About “significance” — in a universal sense of the term …
One of the Toronto-based researchers, Dr. Lori E. Ross from the Centre for Addiction and Mental Health in Toronto, said in the statement, “We hope physicians will use this research to provide expectant mothers with the best available evidence to inform this decision, and work with them to develop a treatment plan that works for them and their families.”
Shouldn’t someone be held accountable for not ensuring that important information, such as the aforementioned, was disseminated sooner — both to patients with the medication and to health care professionals who also can inform the patients and make prescription decisions? When pregnant women are not informed of the increased risks that they are taking, and serious harm is the outcome, then the unfortunate event is indeed “significant” in the word’s broader meaning.
Plaintiffs in Paxil lawsuits or in other litigation against manufacturers of selective serotonin reuptake inhibitor antidepressants — such as Zoloft, Celexa, Lexapro, Prozac, Luvox and Viibryd — want to hold accountable corporations that should have known about the unreasonable increased risks of these drugs and should have distributed proper warnings.
When selective serotonin reuptake inhibitor side effects compromise the life of a newborn, the victim and the victim’s family do not have to suffer silently. They can hire an attorney skilled in handling pharmaceutical injury lawsuits who will fight for their rights.
The debate about the effects of prenatal SSRI exposure is not settled. But there have been legal settlements throughout the intellectual discourse, the latter of which has been going on for a while. Parents and their affected children do not have the time to wait for the dénouement of this meeting of the medical-scientific minds.
For instance, the FDA in 2006 — ahem, 2006 — reacting to a study published that year in The New England Journal of Medicine, “asked the sponsors of all SSRIs to change prescribing information to describe the potential risk for PPHN,” persistent pulmonary hypertension. An FDA public health advisory described PPHN as a “life-threatening lung condition that occurs soon after birth of the newborn.” The FDA explained then that the study showed “PPHN was six times more common in babies whose mothers took an SSRI antidepressant after the 20th week of the pregnancy compared to babies whose mothers did not take an antidepressant.”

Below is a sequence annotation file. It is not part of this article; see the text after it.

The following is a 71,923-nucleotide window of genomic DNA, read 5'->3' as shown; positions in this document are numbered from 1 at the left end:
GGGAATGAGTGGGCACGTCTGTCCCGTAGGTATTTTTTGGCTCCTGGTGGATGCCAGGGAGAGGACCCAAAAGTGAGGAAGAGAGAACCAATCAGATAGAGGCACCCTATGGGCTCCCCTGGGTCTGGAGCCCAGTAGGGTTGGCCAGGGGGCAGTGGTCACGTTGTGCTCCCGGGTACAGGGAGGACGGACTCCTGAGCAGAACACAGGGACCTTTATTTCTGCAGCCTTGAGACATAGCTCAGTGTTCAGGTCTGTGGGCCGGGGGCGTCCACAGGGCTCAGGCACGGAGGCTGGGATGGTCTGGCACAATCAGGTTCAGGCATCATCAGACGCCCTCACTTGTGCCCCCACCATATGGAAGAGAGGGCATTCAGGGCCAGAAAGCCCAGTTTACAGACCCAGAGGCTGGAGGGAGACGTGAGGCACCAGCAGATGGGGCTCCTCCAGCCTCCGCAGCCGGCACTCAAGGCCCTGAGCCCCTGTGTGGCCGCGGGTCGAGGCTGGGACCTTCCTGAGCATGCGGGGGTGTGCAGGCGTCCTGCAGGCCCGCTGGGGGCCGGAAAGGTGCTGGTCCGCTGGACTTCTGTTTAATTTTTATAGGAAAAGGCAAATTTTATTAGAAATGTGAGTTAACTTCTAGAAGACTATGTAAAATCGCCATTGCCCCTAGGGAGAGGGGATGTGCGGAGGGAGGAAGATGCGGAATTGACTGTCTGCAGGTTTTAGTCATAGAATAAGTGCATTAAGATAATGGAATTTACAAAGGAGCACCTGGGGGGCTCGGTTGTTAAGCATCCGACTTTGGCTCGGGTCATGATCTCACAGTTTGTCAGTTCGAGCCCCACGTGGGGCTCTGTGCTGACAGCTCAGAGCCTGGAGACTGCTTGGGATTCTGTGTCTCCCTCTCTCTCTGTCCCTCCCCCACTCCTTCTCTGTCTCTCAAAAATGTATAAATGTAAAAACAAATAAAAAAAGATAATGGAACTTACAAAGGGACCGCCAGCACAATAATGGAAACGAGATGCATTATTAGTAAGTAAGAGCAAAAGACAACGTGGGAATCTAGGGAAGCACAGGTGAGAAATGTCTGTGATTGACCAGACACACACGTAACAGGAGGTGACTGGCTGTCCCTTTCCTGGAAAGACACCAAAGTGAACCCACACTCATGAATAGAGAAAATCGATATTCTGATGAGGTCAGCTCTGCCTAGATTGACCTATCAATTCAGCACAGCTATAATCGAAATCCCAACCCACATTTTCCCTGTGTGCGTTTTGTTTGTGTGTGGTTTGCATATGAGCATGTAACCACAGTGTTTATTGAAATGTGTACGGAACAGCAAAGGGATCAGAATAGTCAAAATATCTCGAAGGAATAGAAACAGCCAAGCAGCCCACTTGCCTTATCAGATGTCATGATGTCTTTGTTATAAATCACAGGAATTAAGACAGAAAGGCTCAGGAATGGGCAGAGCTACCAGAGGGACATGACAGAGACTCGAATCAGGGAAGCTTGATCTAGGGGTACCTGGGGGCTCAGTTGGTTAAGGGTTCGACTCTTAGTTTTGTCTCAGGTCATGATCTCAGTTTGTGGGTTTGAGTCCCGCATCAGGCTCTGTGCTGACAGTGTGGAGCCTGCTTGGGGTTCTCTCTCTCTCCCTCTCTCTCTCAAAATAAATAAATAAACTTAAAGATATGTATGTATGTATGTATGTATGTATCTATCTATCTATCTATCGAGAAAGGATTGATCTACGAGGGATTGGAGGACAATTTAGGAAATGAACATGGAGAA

The FDA has since sat on the fence about the risks of fetal exposure to selective serotonin reuptake inhibitor antidepressants. Nevertheless, the victims of an uninformed increased risk do not have to join the FDA on that fence.
Let the scientists debate the clinical and statistical significance. And let the victims recognize that their suffering is most significant, beyond the empirical sense, and is perhaps an entitlement to compensation.
Washington can be neutral. Victims can hire a lawyer and pursue the justice they deserve.
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The pharmaceutical injury attorneys at Reich & Binstock (www.reichandbinstock.com) offer a free consultation to anyone who believes he, she or a loved one has suffered complications that may be related to fetal exposure to SSRI antidepressants. The law firm may be reached at 1-866-LAW-2400.